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Eternal Father, Strong to Save - Christian Navy Hymn with lyrics / Hymn to the Sea

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Published on Jan 12, 2010

A large video collection of classic hymns, contemporary Praise and Worship songs, and the works (audio books, devotional readings, and sermons) of men greatly used of God, such as: Charles Spurgeon, Jonathan Edwards, A.W. Tozer, A.W. Pink, John Owen, Oswald Chambers, Andrew Murray, E.M. Bounds, John Bunyan, George Whitefield, and many more, covering topics on many aspects of the Christian life. May your time spent here be blessed.

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Eternal Father, Strong to Save - Christian Navy Hymn with lyrics Hymn to the Sea

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Words: Will­iam Whit­ing, 1860. He wrote the lyr­ics as a po­em for a stu­dent about to sail for Amer­i­ca.

Music: Melita, John B. Dykes, in Hymns An­cient and Mo­dern, 1861. Dykes fit­ting­ly named the tune af­ter a lo­cale as­so­ci­at­ed with a Bib­li­cal ship­wreck. Mel­i­ta was the
isl­and the Apos­tle Paul reached af­ter his ship went down (Acts 28:1); to­day we know it as the isle of Mal­ta.

William Whiting (1825-1878)

In America, Eter­nal Fa­ther is oft­en called the Na­vy Hymn, be­cause it is sung at the Na­val Acad­e­my in An­na­po­lis, Ma­ry­land. It is al­so sung on ships of the Brit­ish Roy­al Na­vy and has been trans­lat­ed in­to French. It was the fa­vor­ite hymn of U.S. Pres­i­dent Frank­lin Roo­se­velt and was sung at his fun­er­al in Hyde Park, New York, Ap­ril 1945. The Na­vy Band played it in 1963 as U.S. Pre­si­dent John Ken­ne­dys bo­dy was car­ried up the steps of the U.S. Cap­i­tol to lie in state. Roo­se­velt served as Sec­re­ta­ry of the Na­vy, and Ken­ne­dy was a PT boat com­mand­er in World War II.

The original words were written as a hymn by a schoolmaster and clergyman of the Church of England, the Rev. William Whiting. Rev. Whiting (1825-1878) resided on the English coast near the sea and had once survived a furious storm in the Mediterranean. His experiences inspired him to pen the ode, "Eternal Father, Strong to Save." In the following year, 1861, the words were adapted to music by another English clergyman, the Rev. John B. Dykes (1823-1876) , who had originally written the music as "Melita" (ancient name for the Mediterranean island of Malta). Rev. Dykes' name may be recognized as that of the composer given credit for the music to many other well-known hymns, including "Holy, Holy, Holy," "Lead, Kindly Light," "Jesus, Lover of My Soul," and "Nearer, My God to Thee."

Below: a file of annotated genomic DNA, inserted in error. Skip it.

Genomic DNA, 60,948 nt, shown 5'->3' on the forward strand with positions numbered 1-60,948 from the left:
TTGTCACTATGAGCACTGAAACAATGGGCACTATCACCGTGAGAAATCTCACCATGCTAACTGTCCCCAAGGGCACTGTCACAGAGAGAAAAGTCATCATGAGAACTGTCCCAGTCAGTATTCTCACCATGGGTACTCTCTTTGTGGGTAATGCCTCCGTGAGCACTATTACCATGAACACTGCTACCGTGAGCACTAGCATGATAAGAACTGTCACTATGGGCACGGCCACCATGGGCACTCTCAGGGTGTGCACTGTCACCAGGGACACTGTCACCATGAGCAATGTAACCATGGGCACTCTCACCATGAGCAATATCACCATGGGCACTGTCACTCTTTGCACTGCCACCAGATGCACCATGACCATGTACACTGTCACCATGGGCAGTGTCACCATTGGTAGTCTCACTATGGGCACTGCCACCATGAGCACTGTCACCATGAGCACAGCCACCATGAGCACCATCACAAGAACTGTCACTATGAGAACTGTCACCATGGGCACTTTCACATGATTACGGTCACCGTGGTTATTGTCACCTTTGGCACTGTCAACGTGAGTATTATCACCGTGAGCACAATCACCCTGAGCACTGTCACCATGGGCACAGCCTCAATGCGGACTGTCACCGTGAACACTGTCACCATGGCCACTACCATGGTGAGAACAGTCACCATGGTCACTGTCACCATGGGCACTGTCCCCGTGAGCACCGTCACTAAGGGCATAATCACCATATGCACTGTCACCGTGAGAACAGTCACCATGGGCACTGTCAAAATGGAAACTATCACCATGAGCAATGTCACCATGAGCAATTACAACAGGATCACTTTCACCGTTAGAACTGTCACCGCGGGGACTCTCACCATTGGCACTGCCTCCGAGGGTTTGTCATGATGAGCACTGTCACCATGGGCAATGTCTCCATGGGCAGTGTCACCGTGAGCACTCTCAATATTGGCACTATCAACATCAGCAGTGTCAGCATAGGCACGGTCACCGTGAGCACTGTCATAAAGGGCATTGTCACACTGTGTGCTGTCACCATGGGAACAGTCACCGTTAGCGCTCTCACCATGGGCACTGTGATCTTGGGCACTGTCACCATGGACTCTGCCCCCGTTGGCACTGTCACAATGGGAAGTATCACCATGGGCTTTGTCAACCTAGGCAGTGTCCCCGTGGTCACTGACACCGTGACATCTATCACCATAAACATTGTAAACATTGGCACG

In the United States, in 1879 the late Rear Adm. Charles Jackson Train, an 1865 graduate of the United States Naval Academy at Annapolis was a lieutenant commander stationed at the Academy in charge of the Midshipman Choir. In that year, Lt. Comdr. Train inaugurated the present practice of concluding each Sunday's Divine Services at the Academy with the singing of the first verse of this hymn.
The hymn, entitled "Eternal Father, Strong to Save," is found in most Protestant Hymnals. It can be more easily located in these hymnals by consulting the "Index to First Lines" under "Eternal Father, Strong to Save." The words have been changed several times since the original hymn by Rev. Whiting was first published in 1860-61. One will find that the verses as now published differ from the original primarily in the choice of one or two words in several lines of each verse.

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Please watch: "FULL ALBUM Christian Praise Worship Songs 2013 - A Message of Hope"
➨ https://www.youtube.com/watch?v=jb_Vl...
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